Florence + The Machine Slays at The Hollywood Bowl

Florence Welch performing at the Hollywood Bowl with Florence + The Machine
Photo by Lillie Eiger


I’ve been to a lot of shows at the Hollywood Bowl and it’s not my favorite venue (I prefer The Greek). But if you ask non-concertgoers in Los Angeles, they will overwhelmingly endorse the Bowl. It’s legendary. Plus, it certainly helps that the Bougie wine-and-cheese crowd can pay a little extra to sit inside a glorified box. It was not until seeing Florence + The Machine that I finally realized the true value of that venue. At approximately 9:15 p.m., Florence Welch entered the stage in unison with her very talented musicians, and it was as if the heavens opened up and released a gift from G-d amidst the stars and the mountains. The aesthetics of a show are often overlooked, and she optimized every inch of available space. Her staging was impeccable, with perfect lighting and a background that made the large area feel incredibly intimate.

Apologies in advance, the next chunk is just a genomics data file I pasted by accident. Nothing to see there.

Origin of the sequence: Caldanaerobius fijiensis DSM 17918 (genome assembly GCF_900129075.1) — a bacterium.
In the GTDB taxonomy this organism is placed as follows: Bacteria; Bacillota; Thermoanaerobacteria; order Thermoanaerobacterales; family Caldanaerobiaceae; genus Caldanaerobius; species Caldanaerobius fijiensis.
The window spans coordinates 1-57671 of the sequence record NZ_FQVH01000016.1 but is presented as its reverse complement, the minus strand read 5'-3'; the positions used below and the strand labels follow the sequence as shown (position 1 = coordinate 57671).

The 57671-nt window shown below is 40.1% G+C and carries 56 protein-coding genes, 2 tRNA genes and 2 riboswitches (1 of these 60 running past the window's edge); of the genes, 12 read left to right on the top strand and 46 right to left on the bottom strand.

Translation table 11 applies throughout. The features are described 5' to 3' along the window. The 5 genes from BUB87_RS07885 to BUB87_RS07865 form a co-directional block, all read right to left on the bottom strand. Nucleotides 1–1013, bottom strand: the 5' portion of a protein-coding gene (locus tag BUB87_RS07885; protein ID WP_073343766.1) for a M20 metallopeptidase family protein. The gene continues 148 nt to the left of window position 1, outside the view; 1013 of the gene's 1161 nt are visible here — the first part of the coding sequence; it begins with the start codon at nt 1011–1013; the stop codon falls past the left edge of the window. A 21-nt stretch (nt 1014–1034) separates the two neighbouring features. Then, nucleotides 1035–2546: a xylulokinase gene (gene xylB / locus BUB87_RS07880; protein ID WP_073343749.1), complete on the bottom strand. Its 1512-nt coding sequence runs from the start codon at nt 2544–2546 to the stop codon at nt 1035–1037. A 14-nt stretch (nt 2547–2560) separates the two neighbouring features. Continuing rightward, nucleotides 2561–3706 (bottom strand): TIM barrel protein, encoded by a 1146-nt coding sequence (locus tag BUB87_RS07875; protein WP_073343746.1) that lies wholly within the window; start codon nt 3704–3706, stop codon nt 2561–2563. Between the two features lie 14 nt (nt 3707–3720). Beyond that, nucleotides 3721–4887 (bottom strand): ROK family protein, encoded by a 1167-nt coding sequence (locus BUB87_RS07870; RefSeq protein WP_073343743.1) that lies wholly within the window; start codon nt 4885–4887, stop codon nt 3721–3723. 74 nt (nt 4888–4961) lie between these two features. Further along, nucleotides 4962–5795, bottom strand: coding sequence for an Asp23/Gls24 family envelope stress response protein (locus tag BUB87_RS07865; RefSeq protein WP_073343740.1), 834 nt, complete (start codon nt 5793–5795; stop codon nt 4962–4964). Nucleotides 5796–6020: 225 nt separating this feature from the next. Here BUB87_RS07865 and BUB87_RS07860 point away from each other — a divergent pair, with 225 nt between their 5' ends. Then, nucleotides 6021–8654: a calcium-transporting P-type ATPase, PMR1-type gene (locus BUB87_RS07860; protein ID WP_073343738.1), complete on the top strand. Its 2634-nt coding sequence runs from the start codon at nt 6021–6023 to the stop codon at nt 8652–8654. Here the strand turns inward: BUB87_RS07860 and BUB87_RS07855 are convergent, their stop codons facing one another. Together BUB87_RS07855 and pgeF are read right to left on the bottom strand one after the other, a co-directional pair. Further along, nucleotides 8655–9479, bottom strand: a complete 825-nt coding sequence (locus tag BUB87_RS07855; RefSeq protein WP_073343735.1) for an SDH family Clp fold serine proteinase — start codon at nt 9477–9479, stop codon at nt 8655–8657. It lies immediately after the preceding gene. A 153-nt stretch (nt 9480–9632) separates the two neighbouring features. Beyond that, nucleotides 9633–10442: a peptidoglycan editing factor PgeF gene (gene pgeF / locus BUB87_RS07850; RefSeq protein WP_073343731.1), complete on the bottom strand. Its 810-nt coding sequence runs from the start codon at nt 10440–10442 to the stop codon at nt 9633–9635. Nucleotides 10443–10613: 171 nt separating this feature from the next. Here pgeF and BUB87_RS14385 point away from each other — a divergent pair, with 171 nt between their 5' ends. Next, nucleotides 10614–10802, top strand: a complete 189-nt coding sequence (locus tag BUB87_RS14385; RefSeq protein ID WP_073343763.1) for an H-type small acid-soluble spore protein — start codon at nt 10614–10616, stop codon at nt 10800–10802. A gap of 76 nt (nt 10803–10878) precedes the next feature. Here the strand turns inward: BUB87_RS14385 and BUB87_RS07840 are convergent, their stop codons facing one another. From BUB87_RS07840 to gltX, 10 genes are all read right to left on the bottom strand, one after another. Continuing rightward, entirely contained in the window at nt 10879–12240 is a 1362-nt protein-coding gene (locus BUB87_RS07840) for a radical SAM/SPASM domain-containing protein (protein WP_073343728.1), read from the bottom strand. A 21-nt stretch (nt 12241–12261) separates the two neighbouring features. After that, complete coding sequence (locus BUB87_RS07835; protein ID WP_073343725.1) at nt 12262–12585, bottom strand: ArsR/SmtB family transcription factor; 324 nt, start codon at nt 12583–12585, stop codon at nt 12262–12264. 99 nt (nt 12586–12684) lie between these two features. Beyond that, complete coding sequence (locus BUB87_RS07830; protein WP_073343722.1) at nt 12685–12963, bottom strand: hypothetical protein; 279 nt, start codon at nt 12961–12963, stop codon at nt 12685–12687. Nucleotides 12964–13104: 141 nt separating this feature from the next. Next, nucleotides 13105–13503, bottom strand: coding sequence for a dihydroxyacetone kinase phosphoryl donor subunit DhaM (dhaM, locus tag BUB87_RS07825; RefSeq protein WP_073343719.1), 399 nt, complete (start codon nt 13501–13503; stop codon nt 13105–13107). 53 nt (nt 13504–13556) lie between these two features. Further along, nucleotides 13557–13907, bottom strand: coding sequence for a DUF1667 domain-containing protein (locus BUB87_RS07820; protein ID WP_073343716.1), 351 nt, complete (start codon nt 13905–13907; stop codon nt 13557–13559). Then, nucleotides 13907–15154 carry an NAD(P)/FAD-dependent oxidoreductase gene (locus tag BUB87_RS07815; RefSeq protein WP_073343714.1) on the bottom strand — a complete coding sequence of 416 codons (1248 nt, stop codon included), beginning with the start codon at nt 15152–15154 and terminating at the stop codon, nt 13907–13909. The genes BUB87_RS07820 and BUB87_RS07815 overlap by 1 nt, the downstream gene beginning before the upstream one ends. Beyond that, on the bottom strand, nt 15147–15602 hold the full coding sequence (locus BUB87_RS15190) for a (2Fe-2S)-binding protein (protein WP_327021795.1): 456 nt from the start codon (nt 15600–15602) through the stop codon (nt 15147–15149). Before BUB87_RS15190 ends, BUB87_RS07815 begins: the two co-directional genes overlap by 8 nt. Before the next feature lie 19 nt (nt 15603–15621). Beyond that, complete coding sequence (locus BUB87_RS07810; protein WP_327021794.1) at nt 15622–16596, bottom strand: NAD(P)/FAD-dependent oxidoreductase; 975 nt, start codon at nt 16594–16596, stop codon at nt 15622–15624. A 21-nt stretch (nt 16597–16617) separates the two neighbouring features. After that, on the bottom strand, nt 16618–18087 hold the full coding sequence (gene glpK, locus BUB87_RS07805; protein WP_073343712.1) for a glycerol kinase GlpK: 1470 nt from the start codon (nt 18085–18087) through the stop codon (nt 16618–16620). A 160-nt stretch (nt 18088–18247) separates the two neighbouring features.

As for the fashion, Florence wore an ethereal dress with a fluid fabrication that created a free-spirited ease while she performed. As she threw her entire body into each song and effortlessly floated around the stage, the lyrical layers of her dress created an irreverence matched only by her personality. At times she suggested that we all hold hands and express our love — even to total strangers. Though I did not obey, her oddities only added to the experience.


Florence is on tour to promote her third album, ‘High As Hope,’ and I was unfamiliar upon arrival. This ultimately served as an advantage. My brain did not fill in the gaps, so the experience was fresh and unbiased. The fact that her live performance exceeded the record is an incredible accomplishment. There’s a lot of time to perfect an album, but there’s only one moment to perform it. When done right, the dramatic effect is unmatched.

There was a moment when Florence sang “Patricia,” and one particular verse stuck out.

“You’re a real man, and you do what you can / You only take as much as you can grab with two hands / With your big heart, you praise G-d above / But how’s it working out for you, honey? / Do you feel loved?”

Because she revealed the song to be about “toxic masculinity,” this moment created a palpable intensity, as if she was singing directly to the man in question.


I do not say this lightly, but of all the concerts I’ve seen in my life, Florence + The Machine is the strongest. Watch below to see Florence Welch give Seth Meyers a little insight into her meticulous creative process.

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